On the Compression of the Front of the Feet

1896 Boston Medical and Surgical Journal  
transversalis are separated without cutting. When the appendix has been removed, the opening tends to close of itself, as the muscular fibres fall into their natural place. I have done this operation ten times, and have been much pleased with it. When the appendix is in its normal position and is not difficult to get out, it is almost an ideal operation ; but when difficulties arise and the incision has to be enlarged, it has certain serious objections. The first objection is that in difficult
more » ... that in difficult cases the necessarily constant and hard retraction' of the muscles is apt to injure the tissue of the wound surface so as to make its healing lesa perfect, and sometimes to cause suppuration. Another objection is that if it is found necessary to enlarge the wound, not only is the advantage of the original McBurney incision lost, but we have a ragged and complicated wound with two muscular layers stripped widely apart. Such a wound is not well adapted to drainage if pus is unexpectedly found. To meet these objections I begin the operation by making a horizontal cut through the skin and the aponeurosis of the external oblique, beginning one-half an inch inside the anterior superior spine of the ilium, and extending to the linea semilunaris. The fibres of the external oblique are thus cut across, but the fibres of the internal oblique and the transversalis are separated as in the McBurney operation. In my operation the whole incision is a cross cut, the external and internal incisions running in the same direction. There is no stripping up of the external oblique. This incision can readily be enlarged upwards or downwards in the linea semilunaris, or may be extended into the rectus if necessary. In closing the wound I pass two stitches through all the layers of the abdomen, to prevent a dead space, and unite the cut edges of the external oblique with a continuous buried silk suture. I have done nine cases by this incision, and the results have been very satisfactory. (Patients were shown at the meeting.) As in the McBurney operation, no nerves or vessels are cut. There is no resulting anesthesia of the skin. The aponeurosis of the external oblique has united well in every case, and I see no objection to cutting it. In one case, where it became necessary to curette and drain a softened mesenteric gland, no suture was used ; and yet the cross-cut incision showed no tendency to gape open, but, on the contrary, the wound healed by granulation after the gauze drain was removed, and has shown no tendency to hernia. By this incision, with the patient in the Trendeleuburg position, the cecal region can be easily and thoroughly explored, and the appendix can be dissected from behind the cecum or from the brim of the pelvis. As the cross-cut incision can be made directly over the base of the appendix, it has the advantage of directness when compared with an incision in the linea semilunaris.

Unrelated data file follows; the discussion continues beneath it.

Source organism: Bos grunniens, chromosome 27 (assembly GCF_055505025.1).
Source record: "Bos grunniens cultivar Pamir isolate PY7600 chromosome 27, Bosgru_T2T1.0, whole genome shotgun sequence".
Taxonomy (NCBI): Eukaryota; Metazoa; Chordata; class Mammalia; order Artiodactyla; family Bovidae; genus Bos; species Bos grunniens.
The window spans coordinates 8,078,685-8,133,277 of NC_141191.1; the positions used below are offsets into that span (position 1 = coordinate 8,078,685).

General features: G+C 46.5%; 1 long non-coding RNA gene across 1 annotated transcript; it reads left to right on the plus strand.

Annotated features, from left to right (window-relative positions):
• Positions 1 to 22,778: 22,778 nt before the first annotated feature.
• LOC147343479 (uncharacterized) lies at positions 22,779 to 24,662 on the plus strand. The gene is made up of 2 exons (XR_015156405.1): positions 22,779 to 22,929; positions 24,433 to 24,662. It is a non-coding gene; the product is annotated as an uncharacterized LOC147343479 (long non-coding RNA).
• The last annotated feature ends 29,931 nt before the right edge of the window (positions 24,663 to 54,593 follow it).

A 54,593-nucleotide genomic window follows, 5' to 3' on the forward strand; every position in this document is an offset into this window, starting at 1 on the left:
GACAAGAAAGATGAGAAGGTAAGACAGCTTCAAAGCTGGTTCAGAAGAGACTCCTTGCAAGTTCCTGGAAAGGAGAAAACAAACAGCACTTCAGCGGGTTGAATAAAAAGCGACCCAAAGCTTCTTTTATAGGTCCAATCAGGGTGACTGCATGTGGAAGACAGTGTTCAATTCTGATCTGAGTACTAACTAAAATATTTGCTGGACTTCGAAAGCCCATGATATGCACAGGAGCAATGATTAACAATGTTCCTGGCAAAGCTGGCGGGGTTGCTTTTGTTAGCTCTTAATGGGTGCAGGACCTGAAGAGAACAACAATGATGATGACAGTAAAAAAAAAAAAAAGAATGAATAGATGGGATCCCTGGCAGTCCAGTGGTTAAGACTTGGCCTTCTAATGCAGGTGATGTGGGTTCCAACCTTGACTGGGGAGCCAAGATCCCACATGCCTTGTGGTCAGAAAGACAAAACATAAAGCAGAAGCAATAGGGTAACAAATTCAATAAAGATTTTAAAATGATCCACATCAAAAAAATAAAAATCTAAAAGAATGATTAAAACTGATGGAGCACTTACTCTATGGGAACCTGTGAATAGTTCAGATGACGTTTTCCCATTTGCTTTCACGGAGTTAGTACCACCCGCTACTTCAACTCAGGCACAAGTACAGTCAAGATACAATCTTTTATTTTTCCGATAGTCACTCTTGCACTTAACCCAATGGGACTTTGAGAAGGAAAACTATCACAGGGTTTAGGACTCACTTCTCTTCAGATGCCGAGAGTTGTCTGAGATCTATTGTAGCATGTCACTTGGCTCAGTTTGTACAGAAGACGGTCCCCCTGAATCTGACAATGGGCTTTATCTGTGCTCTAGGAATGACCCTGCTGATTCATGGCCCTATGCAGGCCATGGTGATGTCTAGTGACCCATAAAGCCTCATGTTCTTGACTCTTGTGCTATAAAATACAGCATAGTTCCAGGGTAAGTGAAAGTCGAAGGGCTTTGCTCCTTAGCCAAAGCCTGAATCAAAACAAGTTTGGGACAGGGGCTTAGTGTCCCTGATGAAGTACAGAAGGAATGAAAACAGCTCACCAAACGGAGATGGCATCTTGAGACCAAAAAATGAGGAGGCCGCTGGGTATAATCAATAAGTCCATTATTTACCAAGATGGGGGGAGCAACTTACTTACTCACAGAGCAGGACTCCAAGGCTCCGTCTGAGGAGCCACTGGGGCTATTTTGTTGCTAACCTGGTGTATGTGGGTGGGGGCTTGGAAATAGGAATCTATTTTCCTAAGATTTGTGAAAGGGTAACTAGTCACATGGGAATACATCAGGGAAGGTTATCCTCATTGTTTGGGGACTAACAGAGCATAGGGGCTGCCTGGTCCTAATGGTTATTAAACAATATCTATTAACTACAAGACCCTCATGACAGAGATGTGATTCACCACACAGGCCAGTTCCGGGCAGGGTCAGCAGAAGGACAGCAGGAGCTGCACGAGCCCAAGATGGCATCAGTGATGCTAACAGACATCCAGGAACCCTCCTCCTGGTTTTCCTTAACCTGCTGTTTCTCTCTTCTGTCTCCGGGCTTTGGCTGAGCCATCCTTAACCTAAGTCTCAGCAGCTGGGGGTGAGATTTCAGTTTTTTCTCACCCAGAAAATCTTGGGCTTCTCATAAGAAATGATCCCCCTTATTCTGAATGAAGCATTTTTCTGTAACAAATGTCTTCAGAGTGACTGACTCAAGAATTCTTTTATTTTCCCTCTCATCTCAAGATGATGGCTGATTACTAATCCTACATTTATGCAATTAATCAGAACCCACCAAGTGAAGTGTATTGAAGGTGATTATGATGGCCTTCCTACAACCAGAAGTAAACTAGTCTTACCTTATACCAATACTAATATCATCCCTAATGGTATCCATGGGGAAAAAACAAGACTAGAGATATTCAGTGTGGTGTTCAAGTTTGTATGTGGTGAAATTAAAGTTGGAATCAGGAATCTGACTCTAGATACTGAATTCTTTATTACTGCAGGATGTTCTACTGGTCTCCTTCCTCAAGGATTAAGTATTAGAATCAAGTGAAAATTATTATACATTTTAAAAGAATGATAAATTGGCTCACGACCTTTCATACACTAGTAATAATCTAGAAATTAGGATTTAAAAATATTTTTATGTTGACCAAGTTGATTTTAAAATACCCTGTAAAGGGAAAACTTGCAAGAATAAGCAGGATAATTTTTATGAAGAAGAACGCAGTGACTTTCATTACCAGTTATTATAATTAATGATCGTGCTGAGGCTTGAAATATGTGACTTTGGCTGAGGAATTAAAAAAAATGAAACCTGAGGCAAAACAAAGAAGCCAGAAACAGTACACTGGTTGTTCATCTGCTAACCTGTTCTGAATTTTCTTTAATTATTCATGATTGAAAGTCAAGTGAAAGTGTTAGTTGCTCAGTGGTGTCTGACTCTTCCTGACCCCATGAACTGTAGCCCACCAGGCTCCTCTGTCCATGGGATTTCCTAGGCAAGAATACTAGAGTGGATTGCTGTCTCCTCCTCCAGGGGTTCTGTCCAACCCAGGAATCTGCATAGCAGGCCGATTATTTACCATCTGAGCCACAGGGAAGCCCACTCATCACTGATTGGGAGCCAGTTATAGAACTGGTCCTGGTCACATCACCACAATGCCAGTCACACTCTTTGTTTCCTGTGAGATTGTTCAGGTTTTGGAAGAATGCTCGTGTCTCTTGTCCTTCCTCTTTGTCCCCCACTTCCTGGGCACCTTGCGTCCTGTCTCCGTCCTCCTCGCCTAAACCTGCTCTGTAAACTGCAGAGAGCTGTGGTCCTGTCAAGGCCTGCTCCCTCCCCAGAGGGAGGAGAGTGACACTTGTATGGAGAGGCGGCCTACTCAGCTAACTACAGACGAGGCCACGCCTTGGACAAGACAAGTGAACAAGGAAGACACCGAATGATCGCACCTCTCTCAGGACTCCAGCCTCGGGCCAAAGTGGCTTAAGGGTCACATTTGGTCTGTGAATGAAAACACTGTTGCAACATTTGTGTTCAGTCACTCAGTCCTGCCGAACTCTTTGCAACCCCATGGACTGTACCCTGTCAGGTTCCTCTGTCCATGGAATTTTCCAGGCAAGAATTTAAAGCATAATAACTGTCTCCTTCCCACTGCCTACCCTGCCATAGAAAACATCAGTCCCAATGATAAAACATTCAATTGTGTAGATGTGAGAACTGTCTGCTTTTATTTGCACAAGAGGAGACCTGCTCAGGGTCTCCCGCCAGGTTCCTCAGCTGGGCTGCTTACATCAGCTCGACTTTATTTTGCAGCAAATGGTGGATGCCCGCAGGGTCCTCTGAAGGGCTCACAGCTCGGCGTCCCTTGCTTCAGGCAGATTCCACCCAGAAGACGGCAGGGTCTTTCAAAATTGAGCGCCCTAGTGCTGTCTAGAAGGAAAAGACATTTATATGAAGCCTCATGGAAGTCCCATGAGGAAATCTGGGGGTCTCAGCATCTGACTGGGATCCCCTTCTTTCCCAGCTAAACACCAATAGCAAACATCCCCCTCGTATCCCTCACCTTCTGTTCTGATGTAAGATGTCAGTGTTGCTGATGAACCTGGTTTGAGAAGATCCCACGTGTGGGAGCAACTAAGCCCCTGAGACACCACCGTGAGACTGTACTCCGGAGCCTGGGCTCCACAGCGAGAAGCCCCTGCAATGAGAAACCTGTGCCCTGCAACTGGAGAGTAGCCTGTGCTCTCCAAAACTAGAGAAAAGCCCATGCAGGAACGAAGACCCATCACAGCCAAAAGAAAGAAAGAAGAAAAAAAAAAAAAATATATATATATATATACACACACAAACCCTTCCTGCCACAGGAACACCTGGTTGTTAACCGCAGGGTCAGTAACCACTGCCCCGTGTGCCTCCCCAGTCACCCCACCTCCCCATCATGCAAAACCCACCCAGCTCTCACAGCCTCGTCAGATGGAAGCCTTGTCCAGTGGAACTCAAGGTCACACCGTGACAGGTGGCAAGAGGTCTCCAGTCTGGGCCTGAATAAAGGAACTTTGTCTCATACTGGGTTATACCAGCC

doi:10.1056/nejm189610291351803 fatcat:ehfkzkzqgrehlogwjiwxoukl24